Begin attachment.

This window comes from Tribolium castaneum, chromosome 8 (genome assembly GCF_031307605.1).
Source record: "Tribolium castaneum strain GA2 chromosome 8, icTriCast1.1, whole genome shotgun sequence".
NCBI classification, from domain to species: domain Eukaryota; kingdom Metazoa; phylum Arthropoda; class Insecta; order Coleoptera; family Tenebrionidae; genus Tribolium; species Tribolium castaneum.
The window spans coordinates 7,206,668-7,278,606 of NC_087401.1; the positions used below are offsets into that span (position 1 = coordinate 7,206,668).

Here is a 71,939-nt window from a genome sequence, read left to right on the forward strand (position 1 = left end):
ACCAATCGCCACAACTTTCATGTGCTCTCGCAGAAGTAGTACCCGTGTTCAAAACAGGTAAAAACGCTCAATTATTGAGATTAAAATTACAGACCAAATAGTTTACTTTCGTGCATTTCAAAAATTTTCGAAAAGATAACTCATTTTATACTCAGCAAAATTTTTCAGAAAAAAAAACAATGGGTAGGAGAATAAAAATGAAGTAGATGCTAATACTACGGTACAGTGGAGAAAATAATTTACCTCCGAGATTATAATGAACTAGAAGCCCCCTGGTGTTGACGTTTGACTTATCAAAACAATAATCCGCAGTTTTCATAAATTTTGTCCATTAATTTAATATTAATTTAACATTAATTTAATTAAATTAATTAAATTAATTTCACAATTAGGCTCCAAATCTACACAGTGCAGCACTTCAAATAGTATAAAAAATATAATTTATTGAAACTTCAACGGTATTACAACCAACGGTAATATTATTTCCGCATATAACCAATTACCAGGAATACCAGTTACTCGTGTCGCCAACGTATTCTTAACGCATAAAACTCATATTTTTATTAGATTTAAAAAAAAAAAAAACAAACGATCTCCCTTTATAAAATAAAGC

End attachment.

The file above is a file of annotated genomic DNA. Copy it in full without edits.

This window comes from Tribolium castaneum, chromosome 8 (genome assembly GCF_031307605.1).
Source record: "Tribolium castaneum strain GA2 chromosome 8, icTriCast1.1, whole genome shotgun sequence".
NCBI classification, from domain to species: domain Eukaryota; kingdom Metazoa; phylum Arthropoda; class Insecta; order Coleoptera; family Tenebrionidae; genus Tribolium; species Tribolium castaneum.
The window spans coordinates 7,206,668-7,278,606 of NC_087401.1; the positions used below are offsets into that span (position 1 = coordinate 7,206,668).

Here is a 71,939-nt window from a genome sequence, read left to right on the forward strand (position 1 = left end):
ACCAATCGCCACAACTTTCATGTGCTCTCGCAGAAGTAGTACCCGTGTTCAAAACAGGTAAAAACGCTCAATTATTGAGATTAAAATTACAGACCAAATAGTTTACTTTCGTGCATTTCAAAAATTTTCGAAAAGATAACTCATTTTATACTCAGCAAAATTTTTCAGAAAAAAAAACAATGGGTAGGAGAATAAAAATGAAGTAGATGCTAATACTACGGTACAGTGGAGAAAATAATTTACCTCCGAGATTATAATGAACTAGAAGCCCCCTGGTGTTGACGTTTGACTTATCAAAACAATAATCCGCAGTTTTCATAAATTTTGTCCATTAATTTAATATTAATTTAACATTAATTTAATTAAATTAATTAAATTAATTTCACAATTAGGCTCCAAATCTACACAGTGCAGCACTTCAAATAGTATAAAAAATATAATTTATTGAAACTTCAACGGTATTACAACCAACGGTAATATTATTTCCGCATATAACCAATTACCAGGAATACCAGTTACTCGTGTCGCCAACGTATTCTTAACGCATAAAACTCATATTTTTATTAGATTTAAAAAAAAAAAAAACAAACGATCTCCCTTTATAAAATAAAGC